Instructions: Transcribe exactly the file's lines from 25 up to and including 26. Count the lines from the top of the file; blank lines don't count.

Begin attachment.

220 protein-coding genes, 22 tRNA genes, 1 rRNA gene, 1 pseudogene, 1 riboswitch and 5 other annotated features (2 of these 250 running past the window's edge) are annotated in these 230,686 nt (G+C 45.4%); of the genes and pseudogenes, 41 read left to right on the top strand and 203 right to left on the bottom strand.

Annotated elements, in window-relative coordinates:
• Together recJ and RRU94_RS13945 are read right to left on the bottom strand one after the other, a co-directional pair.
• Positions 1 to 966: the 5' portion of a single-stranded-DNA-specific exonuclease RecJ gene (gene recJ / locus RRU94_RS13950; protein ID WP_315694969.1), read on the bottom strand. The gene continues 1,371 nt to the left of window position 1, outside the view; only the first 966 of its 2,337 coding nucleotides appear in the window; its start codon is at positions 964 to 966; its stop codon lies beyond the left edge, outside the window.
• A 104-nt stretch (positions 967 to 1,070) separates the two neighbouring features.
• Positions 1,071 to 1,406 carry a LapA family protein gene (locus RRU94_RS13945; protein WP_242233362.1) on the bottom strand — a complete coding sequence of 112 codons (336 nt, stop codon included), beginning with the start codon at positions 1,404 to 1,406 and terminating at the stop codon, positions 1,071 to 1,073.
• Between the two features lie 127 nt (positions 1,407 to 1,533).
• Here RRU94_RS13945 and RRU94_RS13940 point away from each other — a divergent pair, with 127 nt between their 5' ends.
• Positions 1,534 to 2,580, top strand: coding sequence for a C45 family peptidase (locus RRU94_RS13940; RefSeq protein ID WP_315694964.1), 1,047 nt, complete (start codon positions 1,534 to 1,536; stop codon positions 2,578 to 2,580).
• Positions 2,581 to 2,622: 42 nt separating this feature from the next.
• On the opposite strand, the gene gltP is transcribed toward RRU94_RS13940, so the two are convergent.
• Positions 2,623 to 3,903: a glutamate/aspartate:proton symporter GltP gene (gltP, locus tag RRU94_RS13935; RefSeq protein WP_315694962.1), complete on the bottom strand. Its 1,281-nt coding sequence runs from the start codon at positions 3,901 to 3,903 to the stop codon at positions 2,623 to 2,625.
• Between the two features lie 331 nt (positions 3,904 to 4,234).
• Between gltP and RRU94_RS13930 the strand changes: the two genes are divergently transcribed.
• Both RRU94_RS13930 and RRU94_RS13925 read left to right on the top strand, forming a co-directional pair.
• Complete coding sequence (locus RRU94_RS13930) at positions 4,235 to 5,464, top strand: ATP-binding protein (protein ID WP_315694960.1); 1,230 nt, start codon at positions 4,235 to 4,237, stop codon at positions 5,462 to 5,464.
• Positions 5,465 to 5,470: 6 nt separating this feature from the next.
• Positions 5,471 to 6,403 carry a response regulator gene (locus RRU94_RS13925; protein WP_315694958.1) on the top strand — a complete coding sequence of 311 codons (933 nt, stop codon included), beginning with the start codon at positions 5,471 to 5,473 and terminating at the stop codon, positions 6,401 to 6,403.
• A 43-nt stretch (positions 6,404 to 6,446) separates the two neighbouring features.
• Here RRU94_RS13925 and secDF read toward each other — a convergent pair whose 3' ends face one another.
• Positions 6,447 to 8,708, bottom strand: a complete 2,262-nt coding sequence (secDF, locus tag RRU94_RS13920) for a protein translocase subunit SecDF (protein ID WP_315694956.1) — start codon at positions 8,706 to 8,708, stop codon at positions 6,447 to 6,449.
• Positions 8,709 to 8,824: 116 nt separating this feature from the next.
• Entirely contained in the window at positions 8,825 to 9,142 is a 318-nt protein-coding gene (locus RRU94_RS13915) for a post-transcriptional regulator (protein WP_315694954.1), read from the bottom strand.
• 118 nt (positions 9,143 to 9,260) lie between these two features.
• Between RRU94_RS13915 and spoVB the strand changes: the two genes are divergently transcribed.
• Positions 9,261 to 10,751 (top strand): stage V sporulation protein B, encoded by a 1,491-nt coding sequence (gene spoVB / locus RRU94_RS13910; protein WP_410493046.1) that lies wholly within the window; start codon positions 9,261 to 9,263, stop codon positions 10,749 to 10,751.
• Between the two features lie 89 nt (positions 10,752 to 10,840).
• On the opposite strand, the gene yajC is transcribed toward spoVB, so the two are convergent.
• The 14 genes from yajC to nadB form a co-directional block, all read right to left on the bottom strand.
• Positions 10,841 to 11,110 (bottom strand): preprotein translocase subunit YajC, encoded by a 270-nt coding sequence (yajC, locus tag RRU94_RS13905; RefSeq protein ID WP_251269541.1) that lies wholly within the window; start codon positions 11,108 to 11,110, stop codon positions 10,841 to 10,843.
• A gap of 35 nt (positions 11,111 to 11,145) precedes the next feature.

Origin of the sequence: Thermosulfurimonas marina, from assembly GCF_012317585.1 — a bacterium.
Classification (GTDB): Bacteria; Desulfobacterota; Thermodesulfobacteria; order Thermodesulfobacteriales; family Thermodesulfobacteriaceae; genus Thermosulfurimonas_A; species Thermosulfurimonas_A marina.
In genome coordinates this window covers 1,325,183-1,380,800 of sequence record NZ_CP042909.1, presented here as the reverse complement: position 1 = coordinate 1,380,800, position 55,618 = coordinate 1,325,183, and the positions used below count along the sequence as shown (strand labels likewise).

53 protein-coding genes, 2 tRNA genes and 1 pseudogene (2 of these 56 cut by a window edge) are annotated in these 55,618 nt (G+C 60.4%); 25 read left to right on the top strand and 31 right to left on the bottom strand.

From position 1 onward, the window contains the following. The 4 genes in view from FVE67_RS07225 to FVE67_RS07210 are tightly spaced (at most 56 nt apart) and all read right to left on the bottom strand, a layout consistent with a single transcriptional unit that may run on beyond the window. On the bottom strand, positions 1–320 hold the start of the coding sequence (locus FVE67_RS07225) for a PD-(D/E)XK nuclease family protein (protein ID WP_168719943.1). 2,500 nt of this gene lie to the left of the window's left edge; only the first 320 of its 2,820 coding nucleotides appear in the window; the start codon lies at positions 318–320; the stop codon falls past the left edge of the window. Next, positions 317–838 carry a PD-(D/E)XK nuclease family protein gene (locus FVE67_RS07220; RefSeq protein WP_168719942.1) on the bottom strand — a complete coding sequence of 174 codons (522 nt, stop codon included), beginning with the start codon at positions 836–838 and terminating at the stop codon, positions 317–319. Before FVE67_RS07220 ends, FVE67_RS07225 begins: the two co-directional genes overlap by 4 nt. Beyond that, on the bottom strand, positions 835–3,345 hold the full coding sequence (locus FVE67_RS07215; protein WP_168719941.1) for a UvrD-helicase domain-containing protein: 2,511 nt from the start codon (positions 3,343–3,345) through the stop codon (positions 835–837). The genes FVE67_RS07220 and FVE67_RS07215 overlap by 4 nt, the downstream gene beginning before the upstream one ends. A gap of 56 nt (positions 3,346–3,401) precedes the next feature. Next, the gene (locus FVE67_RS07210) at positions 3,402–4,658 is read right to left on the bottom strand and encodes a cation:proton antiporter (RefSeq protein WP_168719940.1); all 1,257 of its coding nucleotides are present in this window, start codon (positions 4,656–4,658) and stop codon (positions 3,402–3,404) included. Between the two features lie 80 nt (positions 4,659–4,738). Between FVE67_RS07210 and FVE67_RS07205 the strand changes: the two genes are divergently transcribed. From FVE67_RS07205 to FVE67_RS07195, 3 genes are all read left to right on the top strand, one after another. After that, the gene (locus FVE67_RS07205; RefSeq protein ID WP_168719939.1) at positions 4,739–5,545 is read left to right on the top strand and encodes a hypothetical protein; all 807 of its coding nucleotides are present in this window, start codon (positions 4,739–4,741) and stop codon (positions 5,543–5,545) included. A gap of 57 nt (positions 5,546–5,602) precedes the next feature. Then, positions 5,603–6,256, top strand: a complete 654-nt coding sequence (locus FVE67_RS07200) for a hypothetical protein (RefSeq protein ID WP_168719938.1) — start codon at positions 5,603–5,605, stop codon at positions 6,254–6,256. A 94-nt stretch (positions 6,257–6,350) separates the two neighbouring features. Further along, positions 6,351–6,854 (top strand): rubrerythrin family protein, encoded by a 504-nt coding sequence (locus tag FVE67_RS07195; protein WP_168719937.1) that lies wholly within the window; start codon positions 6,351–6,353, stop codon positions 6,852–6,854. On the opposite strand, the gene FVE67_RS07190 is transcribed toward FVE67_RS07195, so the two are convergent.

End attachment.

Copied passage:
• Between RRU94_RS13915 and spoVB the strand changes: the two genes are divergently transcribed.
• Positions 9,261 to 10,751 (top strand): stage V sporulation protein B, encoded by a 1,491-nt coding sequence (gene spoVB / locus RRU94_RS13910; protein WP_410493046.1) that lies wholly within the window; start codon positions 9,261 to 9,263, stop codon positions 10,749 to 10,751.